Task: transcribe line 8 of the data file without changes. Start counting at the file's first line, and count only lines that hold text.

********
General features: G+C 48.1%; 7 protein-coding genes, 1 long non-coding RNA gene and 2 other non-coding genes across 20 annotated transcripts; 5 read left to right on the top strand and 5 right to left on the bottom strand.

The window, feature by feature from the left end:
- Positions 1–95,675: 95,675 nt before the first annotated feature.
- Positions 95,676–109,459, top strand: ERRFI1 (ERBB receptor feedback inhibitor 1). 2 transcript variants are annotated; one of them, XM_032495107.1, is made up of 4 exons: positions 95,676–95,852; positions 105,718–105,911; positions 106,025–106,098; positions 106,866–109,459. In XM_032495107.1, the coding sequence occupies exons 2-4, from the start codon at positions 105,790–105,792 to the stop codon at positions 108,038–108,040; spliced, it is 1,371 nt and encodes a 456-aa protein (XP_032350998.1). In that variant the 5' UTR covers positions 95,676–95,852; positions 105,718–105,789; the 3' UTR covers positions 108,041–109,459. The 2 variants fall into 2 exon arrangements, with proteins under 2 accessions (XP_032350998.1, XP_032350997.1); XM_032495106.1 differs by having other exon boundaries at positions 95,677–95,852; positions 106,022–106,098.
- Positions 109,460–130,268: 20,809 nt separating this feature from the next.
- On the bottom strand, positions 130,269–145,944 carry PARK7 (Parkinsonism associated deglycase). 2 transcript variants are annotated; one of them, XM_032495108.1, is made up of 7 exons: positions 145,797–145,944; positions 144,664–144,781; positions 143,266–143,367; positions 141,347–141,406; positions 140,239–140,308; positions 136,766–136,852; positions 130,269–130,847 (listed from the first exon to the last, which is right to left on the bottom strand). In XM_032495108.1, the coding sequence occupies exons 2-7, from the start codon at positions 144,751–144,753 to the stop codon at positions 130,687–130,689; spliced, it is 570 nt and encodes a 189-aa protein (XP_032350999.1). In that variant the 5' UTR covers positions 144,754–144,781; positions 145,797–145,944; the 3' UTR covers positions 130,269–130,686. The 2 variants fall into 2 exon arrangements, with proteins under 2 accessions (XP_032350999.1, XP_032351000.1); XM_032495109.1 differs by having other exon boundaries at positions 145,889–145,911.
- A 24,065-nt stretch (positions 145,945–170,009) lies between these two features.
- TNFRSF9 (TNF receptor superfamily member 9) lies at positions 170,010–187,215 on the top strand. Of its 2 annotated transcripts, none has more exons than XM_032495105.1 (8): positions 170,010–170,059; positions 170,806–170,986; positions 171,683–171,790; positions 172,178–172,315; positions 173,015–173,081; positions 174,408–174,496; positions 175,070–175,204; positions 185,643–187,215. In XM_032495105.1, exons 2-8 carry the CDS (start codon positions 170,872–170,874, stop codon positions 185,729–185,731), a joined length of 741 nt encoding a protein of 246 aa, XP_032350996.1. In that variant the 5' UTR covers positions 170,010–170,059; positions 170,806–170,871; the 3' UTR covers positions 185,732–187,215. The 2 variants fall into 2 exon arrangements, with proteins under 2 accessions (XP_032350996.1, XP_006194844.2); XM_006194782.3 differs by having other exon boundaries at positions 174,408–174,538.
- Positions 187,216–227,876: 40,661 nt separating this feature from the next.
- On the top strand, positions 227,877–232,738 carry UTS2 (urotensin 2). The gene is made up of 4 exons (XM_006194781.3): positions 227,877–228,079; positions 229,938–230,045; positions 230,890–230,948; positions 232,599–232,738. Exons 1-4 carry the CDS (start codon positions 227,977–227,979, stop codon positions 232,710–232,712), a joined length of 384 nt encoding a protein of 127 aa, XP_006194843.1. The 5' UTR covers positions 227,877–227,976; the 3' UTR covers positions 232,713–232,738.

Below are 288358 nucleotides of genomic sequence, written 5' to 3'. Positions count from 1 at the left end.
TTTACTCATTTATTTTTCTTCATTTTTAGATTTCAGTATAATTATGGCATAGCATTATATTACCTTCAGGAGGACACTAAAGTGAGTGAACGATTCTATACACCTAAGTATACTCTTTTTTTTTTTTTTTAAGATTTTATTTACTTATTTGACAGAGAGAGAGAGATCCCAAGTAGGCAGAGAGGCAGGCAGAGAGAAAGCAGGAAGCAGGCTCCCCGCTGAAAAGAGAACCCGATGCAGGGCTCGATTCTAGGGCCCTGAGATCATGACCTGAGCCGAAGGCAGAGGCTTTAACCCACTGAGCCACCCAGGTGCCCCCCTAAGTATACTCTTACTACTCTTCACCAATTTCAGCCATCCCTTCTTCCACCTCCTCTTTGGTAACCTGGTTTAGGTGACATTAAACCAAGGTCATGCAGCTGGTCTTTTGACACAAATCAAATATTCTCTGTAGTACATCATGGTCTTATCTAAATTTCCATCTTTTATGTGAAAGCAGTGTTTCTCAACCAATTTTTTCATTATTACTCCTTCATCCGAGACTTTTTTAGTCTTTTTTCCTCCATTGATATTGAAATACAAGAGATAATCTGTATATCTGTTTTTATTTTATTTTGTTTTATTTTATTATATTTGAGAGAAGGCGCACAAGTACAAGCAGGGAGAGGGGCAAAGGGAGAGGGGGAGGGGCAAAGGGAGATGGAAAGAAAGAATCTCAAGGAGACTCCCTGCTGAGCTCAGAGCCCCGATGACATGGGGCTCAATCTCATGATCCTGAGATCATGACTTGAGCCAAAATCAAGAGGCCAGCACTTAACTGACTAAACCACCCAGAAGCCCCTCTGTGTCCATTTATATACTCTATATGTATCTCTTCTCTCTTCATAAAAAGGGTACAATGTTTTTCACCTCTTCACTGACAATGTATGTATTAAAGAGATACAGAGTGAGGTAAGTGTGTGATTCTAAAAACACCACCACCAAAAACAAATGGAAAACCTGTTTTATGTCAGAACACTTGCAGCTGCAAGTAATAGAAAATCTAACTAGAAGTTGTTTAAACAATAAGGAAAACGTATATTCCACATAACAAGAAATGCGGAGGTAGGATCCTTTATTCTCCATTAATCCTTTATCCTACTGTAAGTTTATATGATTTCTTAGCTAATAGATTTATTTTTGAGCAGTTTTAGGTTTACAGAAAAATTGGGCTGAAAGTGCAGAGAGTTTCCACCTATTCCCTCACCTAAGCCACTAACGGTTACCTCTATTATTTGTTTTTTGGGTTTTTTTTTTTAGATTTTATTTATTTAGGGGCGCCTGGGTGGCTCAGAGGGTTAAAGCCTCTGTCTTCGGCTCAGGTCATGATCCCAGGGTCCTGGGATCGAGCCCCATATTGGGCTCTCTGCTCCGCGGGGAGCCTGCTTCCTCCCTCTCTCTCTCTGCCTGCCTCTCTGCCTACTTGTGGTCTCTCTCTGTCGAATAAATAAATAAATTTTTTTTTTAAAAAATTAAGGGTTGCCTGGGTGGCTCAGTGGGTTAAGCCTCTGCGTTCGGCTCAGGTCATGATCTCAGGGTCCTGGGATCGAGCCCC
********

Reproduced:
- TNFRSF9 (TNF receptor superfamily member 9) lies at positions 170,010–187,215 on the top strand. Of its 2 annotated transcripts, none has more exons than XM_032495105.1 (8): positions 170,010–170,059; positions 170,806–170,986; positions 171,683–171,790; positions 172,178–172,315; positions 173,015–173,081; positions 174,408–174,496; positions 175,070–175,204; positions 185,643–187,215. In XM_032495105.1, exons 2-8 carry the CDS (start codon positions 170,872–170,874, stop codon positions 185,729–185,731), a joined length of 741 nt encoding a protein of 246 aa, XP_032350996.1. In that variant the 5' UTR covers positions 170,010–170,059; positions 170,806–170,871; the 3' UTR covers positions 185,732–187,215. The 2 variants fall into 2 exon arrangements, with proteins under 2 accessions (XP_032350996.1, XP_006194844.2); XM_006194782.3 differs by having other exon boundaries at positions 174,408–174,538.